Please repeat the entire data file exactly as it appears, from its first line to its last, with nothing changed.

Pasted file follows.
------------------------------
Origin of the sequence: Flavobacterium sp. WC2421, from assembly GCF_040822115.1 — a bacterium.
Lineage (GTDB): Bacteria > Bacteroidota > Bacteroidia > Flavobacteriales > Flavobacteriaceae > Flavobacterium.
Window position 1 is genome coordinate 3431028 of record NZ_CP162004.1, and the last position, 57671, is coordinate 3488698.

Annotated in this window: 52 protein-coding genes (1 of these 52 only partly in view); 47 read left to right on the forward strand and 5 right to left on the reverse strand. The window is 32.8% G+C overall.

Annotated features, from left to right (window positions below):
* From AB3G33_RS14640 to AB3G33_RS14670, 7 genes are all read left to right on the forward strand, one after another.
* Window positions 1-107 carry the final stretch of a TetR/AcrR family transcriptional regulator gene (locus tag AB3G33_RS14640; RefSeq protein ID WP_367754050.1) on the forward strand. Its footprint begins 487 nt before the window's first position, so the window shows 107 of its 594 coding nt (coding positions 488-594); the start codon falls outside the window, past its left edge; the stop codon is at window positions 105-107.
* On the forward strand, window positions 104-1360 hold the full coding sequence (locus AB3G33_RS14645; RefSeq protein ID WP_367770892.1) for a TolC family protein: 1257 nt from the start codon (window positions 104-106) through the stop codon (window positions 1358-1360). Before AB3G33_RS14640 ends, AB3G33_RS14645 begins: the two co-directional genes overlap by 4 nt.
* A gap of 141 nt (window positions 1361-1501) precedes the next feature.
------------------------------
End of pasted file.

Origin of the sequence: Flavobacterium sp. WC2421, from assembly GCF_040822115.1 — a bacterium.
Lineage (GTDB): Bacteria > Bacteroidota > Bacteroidia > Flavobacteriales > Flavobacteriaceae > Flavobacterium.
Window position 1 is genome coordinate 3431028 of record NZ_CP162004.1, and the last position, 57671, is coordinate 3488698.

Annotated in this window: 52 protein-coding genes (1 of these 52 only partly in view); 47 read left to right on the forward strand and 5 right to left on the reverse strand. The window is 32.8% G+C overall.

Annotated features, from left to right (window positions below):
* From AB3G33_RS14640 to AB3G33_RS14670, 7 genes are all read left to right on the forward strand, one after another.
* Window positions 1-107 carry the final stretch of a TetR/AcrR family transcriptional regulator gene (locus tag AB3G33_RS14640; RefSeq protein ID WP_367754050.1) on the forward strand. Its footprint begins 487 nt before the window's first position, so the window shows 107 of its 594 coding nt (coding positions 488-594); the start codon falls outside the window, past its left edge; the stop codon is at window positions 105-107.
* On the forward strand, window positions 104-1360 hold the full coding sequence (locus AB3G33_RS14645; RefSeq protein ID WP_367770892.1) for a TolC family protein: 1257 nt from the start codon (window positions 104-106) through the stop codon (window positions 1358-1360). Before AB3G33_RS14640 ends, AB3G33_RS14645 begins: the two co-directional genes overlap by 4 nt.
* A gap of 141 nt (window positions 1361-1501) precedes the next feature.